“Saving a tree in London is an ongoing battle filled with early morning protests, surprise inspections, and legal proceedings.”
On a balmy summer night in 2022, I found myself standing beneath a plane tree at the intersection of a red-brick street in north London. I engaged in conversation with Marcus Decker, who was getting ready for his 50th night sleeping in a hammock among the tree’s upper branches. He mentioned that he and the tree had formed a close bond, working together in a battle.
The Oakfield Road tree in Stroud Green was caught in a conflict between multinational insurance companies, councils, and the long-standing residents of London. This triangular struggle centered around the city’s 100,000 plane trees, which were initially planted to improve air quality in the smoggy city. These trees are known for their unique bark that can absorb and release pollution in silvery layers.
The dispute centered around Oakfield Road, with Aviva and Allianz, who provided insurance for houses 61 and 63, claiming that the tree in front of the houses was causing damage to their foundations. They argued that unless the 123-year-old tree was removed, the responsibility for any necessary underpinning and associated legal fees would fall on the council rather than them. However, there was much disagreement over the evidence supporting this claim.
A community of citizens, realizing that all the plane trees in their vicinity were at risk, joined forces to contest the ruling. They were taught climbing techniques by Decker and ranged in age from 18 to 72, determined to safeguard the tree from municipal chainsaws around the clock.
A time-lapse movie showcasing the “Oakfield plane” over the course of 18 months would be quite dramatic. Despite this, the protesters’ vigil persisted, though Decker was apprehended in the fall for another climbing stunt – this time as part of a Just Stop Oil demonstration on the suspension bridge at the Dartford Crossing (Decker was subsequently sentenced to two years and seven months in prison). In the spring, Haringey council carried out a surprise raid on the Oakfield plane, covering the tree in scaffolding and white tarpaulin, as if it were a crime scene. A private security company was hired to protect the tree 24/7, complete with floodlights, surveillance platform, and portable toilet, until it could be cut down.
Afterwards, the majority of the activity has occurred in legal settings. The individuals protesting on Oakfield Road were initially served with a restraining order to prevent further action. However, a last-minute injunction was able to save the tree from being destroyed. The goal was for this injunction to remain in place until the Financial Ombudsman Service released a final report in December. Yet, the insurance companies have still been reminding the council of their potential liability. About a month ago, residents received a letter stating Haringey’s ongoing plan to remove the tree. This notice period ends on Wednesday at midnight, just five days before another court hearing.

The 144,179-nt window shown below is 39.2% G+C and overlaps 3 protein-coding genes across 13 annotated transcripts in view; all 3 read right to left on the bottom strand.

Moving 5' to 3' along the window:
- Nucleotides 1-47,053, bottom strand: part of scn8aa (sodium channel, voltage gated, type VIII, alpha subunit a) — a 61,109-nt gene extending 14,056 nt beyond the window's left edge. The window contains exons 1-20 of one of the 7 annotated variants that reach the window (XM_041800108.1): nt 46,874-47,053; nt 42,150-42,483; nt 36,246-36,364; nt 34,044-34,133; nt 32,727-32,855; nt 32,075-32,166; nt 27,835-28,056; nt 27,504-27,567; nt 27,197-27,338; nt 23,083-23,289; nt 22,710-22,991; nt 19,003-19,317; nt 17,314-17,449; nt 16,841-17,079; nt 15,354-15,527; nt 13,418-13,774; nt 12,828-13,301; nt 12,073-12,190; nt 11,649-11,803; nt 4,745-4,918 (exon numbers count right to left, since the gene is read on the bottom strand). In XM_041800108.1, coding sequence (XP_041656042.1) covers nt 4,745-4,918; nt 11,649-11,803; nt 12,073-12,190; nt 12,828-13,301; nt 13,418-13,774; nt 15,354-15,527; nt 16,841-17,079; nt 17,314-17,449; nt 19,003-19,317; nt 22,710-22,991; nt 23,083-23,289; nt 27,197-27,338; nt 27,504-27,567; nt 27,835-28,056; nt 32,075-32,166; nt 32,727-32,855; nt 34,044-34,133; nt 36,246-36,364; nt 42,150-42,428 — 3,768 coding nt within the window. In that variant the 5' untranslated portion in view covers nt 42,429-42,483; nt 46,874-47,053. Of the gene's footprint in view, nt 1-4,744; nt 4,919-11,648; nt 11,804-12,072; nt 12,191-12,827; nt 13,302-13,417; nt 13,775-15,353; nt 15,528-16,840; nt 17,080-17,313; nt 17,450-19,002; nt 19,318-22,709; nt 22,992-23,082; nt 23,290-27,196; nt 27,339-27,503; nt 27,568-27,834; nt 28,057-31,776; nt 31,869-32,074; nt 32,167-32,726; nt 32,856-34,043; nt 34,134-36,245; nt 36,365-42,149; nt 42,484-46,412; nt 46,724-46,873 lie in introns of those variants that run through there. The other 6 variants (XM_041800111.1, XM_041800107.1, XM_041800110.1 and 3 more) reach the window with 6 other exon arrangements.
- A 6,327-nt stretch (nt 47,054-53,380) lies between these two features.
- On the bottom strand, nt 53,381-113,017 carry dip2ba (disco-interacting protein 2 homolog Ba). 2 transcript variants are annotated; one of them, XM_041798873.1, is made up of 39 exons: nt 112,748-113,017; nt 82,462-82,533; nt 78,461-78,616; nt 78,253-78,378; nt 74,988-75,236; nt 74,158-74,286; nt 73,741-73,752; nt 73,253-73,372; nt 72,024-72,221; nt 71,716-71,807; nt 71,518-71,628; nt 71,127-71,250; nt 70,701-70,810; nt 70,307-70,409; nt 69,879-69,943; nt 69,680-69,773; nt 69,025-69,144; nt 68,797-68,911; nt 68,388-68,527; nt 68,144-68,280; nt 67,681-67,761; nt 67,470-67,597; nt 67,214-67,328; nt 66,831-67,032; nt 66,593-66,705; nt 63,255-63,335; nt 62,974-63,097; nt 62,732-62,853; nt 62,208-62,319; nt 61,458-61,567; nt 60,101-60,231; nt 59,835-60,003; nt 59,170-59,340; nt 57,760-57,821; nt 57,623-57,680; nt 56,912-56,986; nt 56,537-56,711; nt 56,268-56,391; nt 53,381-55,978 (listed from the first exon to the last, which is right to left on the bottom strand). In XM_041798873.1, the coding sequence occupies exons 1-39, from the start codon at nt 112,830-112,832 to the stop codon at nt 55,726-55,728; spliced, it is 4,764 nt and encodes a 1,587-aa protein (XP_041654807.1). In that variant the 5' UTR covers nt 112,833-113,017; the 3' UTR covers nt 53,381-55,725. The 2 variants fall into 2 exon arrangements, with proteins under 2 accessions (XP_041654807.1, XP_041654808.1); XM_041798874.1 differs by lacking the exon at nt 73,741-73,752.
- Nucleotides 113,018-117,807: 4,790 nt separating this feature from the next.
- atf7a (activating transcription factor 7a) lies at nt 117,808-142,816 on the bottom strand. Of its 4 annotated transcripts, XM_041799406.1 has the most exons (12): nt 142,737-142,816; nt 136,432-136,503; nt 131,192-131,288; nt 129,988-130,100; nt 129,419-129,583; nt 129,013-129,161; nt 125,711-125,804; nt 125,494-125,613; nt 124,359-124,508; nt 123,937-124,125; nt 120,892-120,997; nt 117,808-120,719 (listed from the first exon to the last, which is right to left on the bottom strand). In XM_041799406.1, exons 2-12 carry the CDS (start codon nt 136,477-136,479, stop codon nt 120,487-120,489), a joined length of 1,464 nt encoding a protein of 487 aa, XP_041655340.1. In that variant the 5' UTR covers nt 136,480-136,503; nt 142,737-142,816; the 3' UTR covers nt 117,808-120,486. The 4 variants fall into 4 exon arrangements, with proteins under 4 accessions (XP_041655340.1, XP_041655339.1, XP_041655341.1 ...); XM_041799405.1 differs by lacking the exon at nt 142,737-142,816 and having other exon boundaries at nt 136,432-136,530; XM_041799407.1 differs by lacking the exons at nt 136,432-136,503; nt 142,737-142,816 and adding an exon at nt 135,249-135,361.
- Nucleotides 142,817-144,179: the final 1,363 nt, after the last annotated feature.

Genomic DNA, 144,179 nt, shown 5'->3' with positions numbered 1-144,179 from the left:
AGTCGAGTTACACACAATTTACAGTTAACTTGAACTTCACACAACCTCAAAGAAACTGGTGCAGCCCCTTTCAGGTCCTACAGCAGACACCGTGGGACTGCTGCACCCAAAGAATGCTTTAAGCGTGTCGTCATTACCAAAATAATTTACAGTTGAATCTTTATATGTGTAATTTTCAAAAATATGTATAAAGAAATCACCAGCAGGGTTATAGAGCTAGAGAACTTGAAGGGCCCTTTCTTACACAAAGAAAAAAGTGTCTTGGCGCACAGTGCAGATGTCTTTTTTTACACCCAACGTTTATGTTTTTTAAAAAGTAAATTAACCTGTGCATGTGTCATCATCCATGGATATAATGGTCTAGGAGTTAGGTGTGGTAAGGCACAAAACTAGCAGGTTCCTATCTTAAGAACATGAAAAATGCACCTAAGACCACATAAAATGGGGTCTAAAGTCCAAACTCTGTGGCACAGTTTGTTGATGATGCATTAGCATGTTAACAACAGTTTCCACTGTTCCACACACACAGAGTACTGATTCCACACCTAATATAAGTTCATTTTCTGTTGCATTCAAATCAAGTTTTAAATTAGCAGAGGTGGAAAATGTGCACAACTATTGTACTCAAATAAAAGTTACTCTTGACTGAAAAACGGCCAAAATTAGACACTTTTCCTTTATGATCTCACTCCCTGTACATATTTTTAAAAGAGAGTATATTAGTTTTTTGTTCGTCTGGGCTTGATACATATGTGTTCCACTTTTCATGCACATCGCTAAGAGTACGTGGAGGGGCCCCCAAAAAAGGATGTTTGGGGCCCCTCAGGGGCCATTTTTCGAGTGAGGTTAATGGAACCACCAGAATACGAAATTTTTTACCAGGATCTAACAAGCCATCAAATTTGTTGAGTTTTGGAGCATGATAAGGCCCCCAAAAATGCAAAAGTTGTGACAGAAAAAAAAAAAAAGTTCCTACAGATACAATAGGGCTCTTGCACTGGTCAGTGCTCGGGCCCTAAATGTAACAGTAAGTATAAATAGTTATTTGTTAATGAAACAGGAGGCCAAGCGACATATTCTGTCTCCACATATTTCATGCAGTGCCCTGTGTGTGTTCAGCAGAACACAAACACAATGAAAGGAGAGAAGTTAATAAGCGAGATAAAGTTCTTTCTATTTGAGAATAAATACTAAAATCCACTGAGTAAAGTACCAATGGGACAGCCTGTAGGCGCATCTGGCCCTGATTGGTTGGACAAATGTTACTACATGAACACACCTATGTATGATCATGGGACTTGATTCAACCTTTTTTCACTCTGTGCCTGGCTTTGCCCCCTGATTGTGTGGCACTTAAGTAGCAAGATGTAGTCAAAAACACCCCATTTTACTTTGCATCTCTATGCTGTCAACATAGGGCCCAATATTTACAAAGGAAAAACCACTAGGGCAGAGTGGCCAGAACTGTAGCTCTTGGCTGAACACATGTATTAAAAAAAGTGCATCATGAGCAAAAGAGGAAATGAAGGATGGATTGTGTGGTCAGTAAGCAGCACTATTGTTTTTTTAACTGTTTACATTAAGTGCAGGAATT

This weekend, the Haringey Tree Protectors will once again hold a vigil at the tree. The group’s leader, writer and academic Giovanna Iozzi, revealed on Friday that the insurers’ ongoing legal efforts are a clear indication of their drive to establish a precedent for subsidence cases. Iozzi highlights the conflicting actions of councils who are removing trees from urban areas, despite their professed commitment to the environment. She laments the loss of the natural cooling system and Victorian-era trees that once lined our streets, as cities continue to strip them away.
The vigil, she said, would be in solidarity with Decker, who remains in prison. (When I spoke to his partner, Holly Cullen-Davies, she was on her way back from visiting him: “He has started a prison choir and he’s working in the garden and learning more and more about horticulture.”) Decker is eligible for release next February, when he faces a deportation order to his native Germany, where he has not lived for many years.
Paul Powlesland, a lawyer representing the residents, strongly believes that if insurance companies are able to win this case, it could potentially endanger numerous trees throughout the country. In April, a similar attempt to protect a London plane tree in Lewisham was unsuccessful, despite garnering support from almost 50,000 people. However, another legal dispute in Cambridge earlier this month resulted in the preservation of three historic plane trees. According to Powlesland, at Oakfield Road, there is a possibility that even if the ombudsman rules in favor of the residents, the tree may have already been cut down.
Allianz has stated that they are unable to comment on the current situation, but they have always seen the removal of the tree as a last resort in ensuring the stability of the two homes involved.
The Haringey council highlighted the difficult decision that local governments across the country are grappling with: Should they keep a tree that could potentially lead to a £1 million insurance claim for damage to nearby properties? This money could be better utilized for essential services. It is unjust that councils are forced to choose between preserving a tree and spending a significant amount of taxpayers’ money, or cutting down the tree altogether.
The demonstrators claim that the council is not fully comprehending its duty. According to a district judge presiding over a court case, “The local government is responsible for protecting the tree. While the council may have ownership, it is not solely theirs.” Powlesland emphasizes that this is the goal we should strive for. He asserts that we all have a vested interest in the Oakfield plane, as long as it remains standing.